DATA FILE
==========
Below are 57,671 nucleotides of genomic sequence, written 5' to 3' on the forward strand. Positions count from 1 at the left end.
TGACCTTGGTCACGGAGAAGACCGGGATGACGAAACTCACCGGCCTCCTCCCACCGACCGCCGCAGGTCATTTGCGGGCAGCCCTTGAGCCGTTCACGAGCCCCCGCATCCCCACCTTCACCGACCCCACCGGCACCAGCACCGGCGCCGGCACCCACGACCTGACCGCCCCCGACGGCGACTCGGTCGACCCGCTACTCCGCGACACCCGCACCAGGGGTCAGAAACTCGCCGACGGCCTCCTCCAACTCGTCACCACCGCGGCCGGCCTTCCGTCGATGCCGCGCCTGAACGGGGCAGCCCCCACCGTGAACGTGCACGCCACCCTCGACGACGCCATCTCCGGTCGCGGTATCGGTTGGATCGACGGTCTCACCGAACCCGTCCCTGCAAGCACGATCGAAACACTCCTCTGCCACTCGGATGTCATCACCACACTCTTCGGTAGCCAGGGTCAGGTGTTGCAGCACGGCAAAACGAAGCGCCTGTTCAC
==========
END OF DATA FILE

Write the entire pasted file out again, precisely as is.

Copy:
Below are 57,671 nucleotides of genomic sequence, written 5' to 3' on the forward strand. Positions count from 1 at the left end.
TGACCTTGGTCACGGAGAAGACCGGGATGACGAAACTCACCGGCCTCCTCCCACCGACCGCCGCAGGTCATTTGCGGGCAGCCCTTGAGCCGTTCACGAGCCCCCGCATCCCCACCTTCACCGACCCCACCGGCACCAGCACCGGCGCCGGCACCCACGACCTGACCGCCCCCGACGGCGACTCGGTCGACCCGCTACTCCGCGACACCCGCACCAGGGGTCAGAAACTCGCCGACGGCCTCCTCCAACTCGTCACCACCGCGGCCGGCCTTCCGTCGATGCCGCGCCTGAACGGGGCAGCCCCCACCGTGAACGTGCACGCCACCCTCGACGACGCCATCTCCGGTCGCGGTATCGGTTGGATCGACGGTCTCACCGAACCCGTCCCTGCAAGCACGATCGAAACACTCCTCTGCCACTCGGATGTCATCACCACACTCTTCGGTAGCCAGGGTCAGGTGTTGCAGCACGGCAAAACGAAGCGCCTGTTCAC